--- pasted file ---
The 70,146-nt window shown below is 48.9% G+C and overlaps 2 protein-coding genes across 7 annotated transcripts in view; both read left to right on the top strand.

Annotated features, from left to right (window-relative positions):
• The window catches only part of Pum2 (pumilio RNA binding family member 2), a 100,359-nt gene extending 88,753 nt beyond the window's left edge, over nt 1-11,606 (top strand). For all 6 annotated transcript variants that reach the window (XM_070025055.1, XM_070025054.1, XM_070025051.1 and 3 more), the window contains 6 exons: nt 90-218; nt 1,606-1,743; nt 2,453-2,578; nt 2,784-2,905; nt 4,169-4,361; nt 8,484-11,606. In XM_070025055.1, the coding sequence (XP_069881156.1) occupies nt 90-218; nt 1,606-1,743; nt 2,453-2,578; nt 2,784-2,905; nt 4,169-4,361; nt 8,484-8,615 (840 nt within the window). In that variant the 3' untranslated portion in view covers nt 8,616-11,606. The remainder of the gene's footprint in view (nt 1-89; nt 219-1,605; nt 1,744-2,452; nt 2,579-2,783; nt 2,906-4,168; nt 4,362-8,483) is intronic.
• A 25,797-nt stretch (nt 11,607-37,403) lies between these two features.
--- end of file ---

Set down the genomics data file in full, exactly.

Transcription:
The 70,146-nt window shown below is 48.9% G+C and overlaps 2 protein-coding genes across 7 annotated transcripts in view; both read left to right on the top strand.

Annotated features, from left to right (window-relative positions):
• The window catches only part of Pum2 (pumilio RNA binding family member 2), a 100,359-nt gene extending 88,753 nt beyond the window's left edge, over nt 1-11,606 (top strand). For all 6 annotated transcript variants that reach the window (XM_070025055.1, XM_070025054.1, XM_070025051.1 and 3 more), the window contains 6 exons: nt 90-218; nt 1,606-1,743; nt 2,453-2,578; nt 2,784-2,905; nt 4,169-4,361; nt 8,484-11,606. In XM_070025055.1, the coding sequence (XP_069881156.1) occupies nt 90-218; nt 1,606-1,743; nt 2,453-2,578; nt 2,784-2,905; nt 4,169-4,361; nt 8,484-8,615 (840 nt within the window). In that variant the 3' untranslated portion in view covers nt 8,616-11,606. The remainder of the gene's footprint in view (nt 1-89; nt 219-1,605; nt 1,744-2,452; nt 2,579-2,783; nt 2,906-4,168; nt 4,362-8,483) is intronic.
• A 25,797-nt stretch (nt 11,607-37,403) lies between these two features.